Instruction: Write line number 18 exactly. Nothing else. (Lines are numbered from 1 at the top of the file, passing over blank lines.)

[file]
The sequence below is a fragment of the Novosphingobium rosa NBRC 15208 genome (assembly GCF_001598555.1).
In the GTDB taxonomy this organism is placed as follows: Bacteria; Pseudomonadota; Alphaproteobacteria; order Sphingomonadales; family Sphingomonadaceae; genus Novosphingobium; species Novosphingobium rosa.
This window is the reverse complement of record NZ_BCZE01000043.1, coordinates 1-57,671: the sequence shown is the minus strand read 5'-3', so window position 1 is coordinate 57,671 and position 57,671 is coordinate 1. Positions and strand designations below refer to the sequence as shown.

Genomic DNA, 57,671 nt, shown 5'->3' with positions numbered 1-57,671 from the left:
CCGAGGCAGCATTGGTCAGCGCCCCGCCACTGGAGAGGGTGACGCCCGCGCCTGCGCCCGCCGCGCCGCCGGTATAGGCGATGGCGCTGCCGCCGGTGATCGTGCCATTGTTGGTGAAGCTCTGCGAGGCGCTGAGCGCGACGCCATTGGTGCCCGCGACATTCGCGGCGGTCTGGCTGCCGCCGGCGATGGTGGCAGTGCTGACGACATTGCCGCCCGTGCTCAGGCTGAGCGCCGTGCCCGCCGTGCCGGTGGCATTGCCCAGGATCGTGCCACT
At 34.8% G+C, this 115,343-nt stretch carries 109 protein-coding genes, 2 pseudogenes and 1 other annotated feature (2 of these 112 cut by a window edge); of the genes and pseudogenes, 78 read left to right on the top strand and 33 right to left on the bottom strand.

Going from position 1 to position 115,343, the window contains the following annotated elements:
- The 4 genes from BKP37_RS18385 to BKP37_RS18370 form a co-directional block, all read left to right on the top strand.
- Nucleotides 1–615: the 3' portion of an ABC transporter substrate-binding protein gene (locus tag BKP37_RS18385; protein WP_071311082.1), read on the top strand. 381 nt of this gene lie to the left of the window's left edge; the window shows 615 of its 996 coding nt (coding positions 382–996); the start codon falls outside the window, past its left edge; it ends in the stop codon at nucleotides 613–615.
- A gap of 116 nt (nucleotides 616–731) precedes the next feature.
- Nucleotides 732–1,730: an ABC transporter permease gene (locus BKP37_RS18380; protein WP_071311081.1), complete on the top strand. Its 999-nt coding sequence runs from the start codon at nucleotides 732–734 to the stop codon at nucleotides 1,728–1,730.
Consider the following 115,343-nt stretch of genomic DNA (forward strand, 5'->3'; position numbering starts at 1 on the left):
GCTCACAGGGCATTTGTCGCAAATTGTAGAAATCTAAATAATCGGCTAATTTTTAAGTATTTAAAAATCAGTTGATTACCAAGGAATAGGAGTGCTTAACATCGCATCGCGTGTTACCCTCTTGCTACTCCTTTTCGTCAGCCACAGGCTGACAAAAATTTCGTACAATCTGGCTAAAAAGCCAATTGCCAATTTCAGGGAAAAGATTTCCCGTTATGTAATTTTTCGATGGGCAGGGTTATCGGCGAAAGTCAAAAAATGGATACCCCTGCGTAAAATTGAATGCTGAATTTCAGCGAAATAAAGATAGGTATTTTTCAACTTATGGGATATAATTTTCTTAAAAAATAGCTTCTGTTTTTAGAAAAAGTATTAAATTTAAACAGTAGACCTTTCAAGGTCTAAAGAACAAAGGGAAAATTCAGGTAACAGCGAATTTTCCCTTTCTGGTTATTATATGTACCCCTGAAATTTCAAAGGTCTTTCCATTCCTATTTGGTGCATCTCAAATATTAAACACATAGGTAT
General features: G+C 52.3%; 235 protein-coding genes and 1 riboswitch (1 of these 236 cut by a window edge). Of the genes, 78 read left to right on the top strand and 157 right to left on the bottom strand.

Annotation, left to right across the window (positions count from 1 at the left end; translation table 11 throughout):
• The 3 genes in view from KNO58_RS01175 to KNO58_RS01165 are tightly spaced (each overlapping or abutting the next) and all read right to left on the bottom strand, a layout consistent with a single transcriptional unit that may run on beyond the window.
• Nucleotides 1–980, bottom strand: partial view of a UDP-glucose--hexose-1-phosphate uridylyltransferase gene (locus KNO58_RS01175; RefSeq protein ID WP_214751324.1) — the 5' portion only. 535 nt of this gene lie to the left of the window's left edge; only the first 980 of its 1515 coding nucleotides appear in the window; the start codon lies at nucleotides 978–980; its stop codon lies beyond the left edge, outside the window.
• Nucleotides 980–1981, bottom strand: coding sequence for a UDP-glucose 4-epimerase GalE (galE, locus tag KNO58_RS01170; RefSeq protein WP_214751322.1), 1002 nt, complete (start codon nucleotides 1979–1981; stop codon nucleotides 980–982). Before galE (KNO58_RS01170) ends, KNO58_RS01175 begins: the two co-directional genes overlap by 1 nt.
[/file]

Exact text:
• Nucleotides 980–1981, bottom strand: coding sequence for a UDP-glucose 4-epimerase GalE (galE, locus tag KNO58_RS01170; RefSeq protein WP_214751322.1), 1002 nt, complete (start codon nucleotides 1979–1981; stop codon nucleotides 980–982). Before galE (KNO58_RS01170) ends, KNO58_RS01175 begins: the two co-directional genes overlap by 1 nt.